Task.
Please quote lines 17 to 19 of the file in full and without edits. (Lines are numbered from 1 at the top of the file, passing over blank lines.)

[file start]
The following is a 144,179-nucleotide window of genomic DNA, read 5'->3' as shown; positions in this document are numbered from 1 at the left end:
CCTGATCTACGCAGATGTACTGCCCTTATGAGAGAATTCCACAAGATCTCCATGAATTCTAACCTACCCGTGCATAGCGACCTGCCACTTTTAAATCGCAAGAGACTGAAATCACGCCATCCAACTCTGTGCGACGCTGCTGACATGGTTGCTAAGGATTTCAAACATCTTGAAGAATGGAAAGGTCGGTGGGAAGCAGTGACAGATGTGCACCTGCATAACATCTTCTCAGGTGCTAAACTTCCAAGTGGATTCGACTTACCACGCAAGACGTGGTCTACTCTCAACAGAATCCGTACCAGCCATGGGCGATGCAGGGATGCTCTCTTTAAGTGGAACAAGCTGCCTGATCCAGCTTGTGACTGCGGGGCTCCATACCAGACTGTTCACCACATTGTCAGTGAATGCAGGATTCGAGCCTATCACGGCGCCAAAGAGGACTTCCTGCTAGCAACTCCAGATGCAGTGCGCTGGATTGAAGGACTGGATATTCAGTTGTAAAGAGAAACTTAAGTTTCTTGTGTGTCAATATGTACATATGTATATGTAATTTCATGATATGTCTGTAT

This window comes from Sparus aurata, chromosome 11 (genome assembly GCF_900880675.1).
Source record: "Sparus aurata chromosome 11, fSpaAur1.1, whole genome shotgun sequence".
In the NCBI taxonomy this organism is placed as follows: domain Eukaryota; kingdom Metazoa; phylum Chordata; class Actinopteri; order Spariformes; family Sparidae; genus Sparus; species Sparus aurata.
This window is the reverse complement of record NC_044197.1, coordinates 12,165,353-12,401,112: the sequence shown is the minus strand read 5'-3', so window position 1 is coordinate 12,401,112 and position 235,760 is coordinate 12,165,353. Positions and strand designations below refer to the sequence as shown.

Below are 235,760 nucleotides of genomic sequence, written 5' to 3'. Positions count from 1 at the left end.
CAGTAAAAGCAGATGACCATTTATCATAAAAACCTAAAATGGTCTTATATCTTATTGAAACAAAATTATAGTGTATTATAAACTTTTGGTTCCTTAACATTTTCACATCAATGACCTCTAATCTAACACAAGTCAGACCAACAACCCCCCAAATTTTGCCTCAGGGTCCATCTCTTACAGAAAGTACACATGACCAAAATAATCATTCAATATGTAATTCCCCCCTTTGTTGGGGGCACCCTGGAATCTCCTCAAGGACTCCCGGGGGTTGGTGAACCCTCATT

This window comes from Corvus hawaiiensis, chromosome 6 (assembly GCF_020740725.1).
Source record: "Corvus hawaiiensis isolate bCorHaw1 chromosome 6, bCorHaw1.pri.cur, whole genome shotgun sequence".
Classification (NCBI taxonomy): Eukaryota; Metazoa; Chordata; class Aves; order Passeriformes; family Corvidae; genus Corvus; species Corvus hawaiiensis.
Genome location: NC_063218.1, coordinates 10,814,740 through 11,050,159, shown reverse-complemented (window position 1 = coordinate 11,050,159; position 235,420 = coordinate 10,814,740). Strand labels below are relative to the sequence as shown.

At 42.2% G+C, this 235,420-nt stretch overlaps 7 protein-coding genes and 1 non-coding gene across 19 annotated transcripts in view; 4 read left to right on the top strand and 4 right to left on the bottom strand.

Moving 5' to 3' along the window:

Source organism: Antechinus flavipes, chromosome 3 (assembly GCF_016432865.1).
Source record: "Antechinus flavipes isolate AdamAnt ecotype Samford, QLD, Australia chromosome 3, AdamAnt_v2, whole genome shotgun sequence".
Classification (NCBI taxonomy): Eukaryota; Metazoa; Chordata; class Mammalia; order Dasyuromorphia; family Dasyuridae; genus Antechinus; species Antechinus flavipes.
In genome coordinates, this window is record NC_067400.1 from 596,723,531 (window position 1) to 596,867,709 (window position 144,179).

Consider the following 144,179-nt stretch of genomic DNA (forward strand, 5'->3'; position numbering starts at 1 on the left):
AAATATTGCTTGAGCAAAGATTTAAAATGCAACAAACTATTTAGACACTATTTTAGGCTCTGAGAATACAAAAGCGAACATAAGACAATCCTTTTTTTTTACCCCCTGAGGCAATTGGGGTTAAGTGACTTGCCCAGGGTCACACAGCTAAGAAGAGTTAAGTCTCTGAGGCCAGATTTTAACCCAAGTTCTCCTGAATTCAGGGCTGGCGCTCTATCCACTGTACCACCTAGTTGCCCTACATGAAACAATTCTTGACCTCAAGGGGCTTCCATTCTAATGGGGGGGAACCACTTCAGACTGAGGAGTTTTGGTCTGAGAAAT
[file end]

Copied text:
Classification (NCBI taxonomy): Eukaryota; Metazoa; Chordata; class Mammalia; order Dasyuromorphia; family Dasyuridae; genus Antechinus; species Antechinus flavipes.
In genome coordinates, this window is record NC_067400.1 from 596,723,531 (window position 1) to 596,867,709 (window position 144,179).

Consider the following 144,179-nt stretch of genomic DNA (forward strand, 5'->3'; position numbering starts at 1 on the left):